The Collection

The Holocaust Memorial Resource and Education Center of Florida (HMRECF) presents this interactive online digital exhibit of the Lester Morris Collection. The collection, donated by Lester Morris, is comprised of magazine and newspaper articles published primarily in the United States immediately before, during, and shortly after the Holocaust (1933-1945). The articles are physically housed in the archives at the Holocaust Memorial Resource and Education Center of Florida museum in Maitland, Florida; however, the center presents this digital exhibit in an effort to provide increased access to the collection.

These articles are significant because they allow us to learn about the thoughts, attitudes, and beliefs of people of the past. This exhibit is an opportunity to view actual Holocaust and World War II communication artifacts aimed at an American audience untouched by the attitudes and perceptions of historians and people of the present. Articles and photos from LIFE, The New York Times Magazine, The National Geographic Magazine, Newsweek, Time, Harper's, and various other publications are represented in the collection. The center invites you to participate in a short tour and community dialogue about the lessons of the Holocaust through this digital exhibit.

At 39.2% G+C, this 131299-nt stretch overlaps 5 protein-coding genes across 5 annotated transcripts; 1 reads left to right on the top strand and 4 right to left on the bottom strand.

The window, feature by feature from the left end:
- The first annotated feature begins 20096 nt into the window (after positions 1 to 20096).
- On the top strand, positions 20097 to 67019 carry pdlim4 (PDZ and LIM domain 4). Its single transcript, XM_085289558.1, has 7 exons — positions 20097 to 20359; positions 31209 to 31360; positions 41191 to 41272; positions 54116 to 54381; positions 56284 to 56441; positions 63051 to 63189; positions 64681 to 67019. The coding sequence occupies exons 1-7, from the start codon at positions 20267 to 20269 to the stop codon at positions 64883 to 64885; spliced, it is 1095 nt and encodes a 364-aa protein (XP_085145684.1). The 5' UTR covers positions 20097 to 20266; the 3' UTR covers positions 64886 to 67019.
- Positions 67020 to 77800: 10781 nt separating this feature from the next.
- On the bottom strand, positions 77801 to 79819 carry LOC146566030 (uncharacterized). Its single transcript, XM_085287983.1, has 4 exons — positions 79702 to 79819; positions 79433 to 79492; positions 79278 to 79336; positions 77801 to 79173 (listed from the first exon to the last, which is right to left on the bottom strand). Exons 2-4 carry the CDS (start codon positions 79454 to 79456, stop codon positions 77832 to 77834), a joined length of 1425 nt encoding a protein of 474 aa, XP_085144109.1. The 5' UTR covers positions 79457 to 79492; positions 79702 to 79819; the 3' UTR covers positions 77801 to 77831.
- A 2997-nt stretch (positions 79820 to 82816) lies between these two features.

Museum

Visit the HMRECF Museum located at
851 N. Maitland Avenue, Maitland, Florida

The National Geographic Magazine, February, 1917

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The narrative of the Holocaust that this collection illustrates begins early in the twentieth century just before the Holocaust. Significant changes were occurring in the world. These changes that ultimately allowed for and caused travel and immigration would contribute to tensions that led to the Holocaust.

The February, 1917, issue of The National Geographic Magazine illustrates the increasing diversity of the world. More efficient travel and unrest in certain regions of the world made immigration appealing, sometimes necessary, and possible.